4. Forgive

Forgiveness means that although you may want to make someone pay for his or her wrongdoing, you choose to let it go, and you will not bring it up in the future. You must be willing to forgive. Jesus died on the cross to cover the sins of the person who has offended you. Ephesians 4:32 (NKJV) tells us to “forgive?even as God in Christ forgave you.” If you do not forgive, you are saying that Christ’s death on the cross was not enough to cover the sin of your offender. Could you honestly stand before Jesus and say that to Him?

An amazing thing occurs when you choose to forgive and turn it over to God. You release God to deal with the offender, and you also free yourself to walk in positive emotions rather than negative emotions. Anger breeds cynicism and hostility. Forgiveness breeds love, joy, peace, patience, gentleness, and self-control.

When someone has wronged you, loving confrontation is a key step to resolving the issue: It is important that confrontation be handled in a righteous manner.

Steps for positive confrontation:

  1. Begin with affirmation. Start the conversation in a humble, loving manner, and carefully control the tone of your voice.
  2. State how you feel. When you use the “I feel” approach, you are acknowledging an openness to discussion and you prevent the person from taking a defensive stance.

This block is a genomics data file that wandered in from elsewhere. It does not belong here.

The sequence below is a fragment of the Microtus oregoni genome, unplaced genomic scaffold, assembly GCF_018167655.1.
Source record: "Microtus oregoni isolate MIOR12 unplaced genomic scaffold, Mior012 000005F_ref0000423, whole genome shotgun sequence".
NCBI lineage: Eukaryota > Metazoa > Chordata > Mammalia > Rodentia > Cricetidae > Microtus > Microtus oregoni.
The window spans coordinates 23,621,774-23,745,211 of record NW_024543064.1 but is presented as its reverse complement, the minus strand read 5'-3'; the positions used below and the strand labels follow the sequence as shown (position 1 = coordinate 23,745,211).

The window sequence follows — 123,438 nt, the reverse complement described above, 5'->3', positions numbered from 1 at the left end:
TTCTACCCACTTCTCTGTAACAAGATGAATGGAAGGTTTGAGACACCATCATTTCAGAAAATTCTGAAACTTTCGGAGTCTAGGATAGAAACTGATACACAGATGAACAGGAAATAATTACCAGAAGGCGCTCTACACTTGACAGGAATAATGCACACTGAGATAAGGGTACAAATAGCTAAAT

3. Listen. After you have expressed yourself to your spouse (or to whomever you have conflict), it’s important that he or she have an opportunity to speak without being attacked. Listen carefully without interrupting and affirm your spouse’s feelings, even if you do not agree. No matter what, remember that you are one and you are both on the same side.
  4. Trust God for the results. Don’t try to punish, enforce, dominate, or control. Give it to God and let it go.

 

If persistent anger is a problem for you, seek help. Asking for help is not a sign of weakness; it is a sign of wisdom. Seek counsel from a pastor or a strong, mature Christian. Oftentimes, all we need to overcome a sin is to have someone stand with us in agreement and provide loving accountability. Through a process of repentance and accountability, victory is obtained. Begin today by admitting your anger and allowing the Lord to give you the wisdom and power to deal with it properly. As you do, you will invest in a marriage that will produce a lifetime of joy and intimacy. “Keep your heart with all diligence, for out of it spring the issues of life” (Proverbs 4:23, NKJV).

Scriptures for overcoming anger:
Proverbs 15:18
Proverbs 16:32
Proverbs 19:11
James 1:19
Matthew 18:21-35
Galatians 5:16-26

Copyright © 2005 Jimmy Evans, Used by Permission.

Author & one of America’s leading authorities on family and marriage relationships, Jimmy Evans is Founder & CEO of MarriageToday. He and his wife, Karen, host MarriageTodayTM, a national television program. Jimmy is the author of many resources including the books Marriage on the Rock, Freedom From Your Past, 7 Secrets of Successful Families, and Resolving Stress in Your Marriage. He also travels nationwide presenting life-changing truths for couples through his marriage seminars and conferences. Jimmy and Karen have two children and two grandchildren.

About Jimmy Evans

bio-evansJimmy Evans is Founder and CEO of MarriageToday, a ministry based in Dallas, Texas, that is devoted to helping couples build strong and fulfilling marriages and families.Jimmy has authored more than ten books, among which are his popular works, Marriage on the Rock, Freedom From Your Past, Seven Secrets of Successful Families, Ten Steps Toward Christ, Lifelong Love Affair and his newest book, When Life Hurts.

See Jimmy Evans' books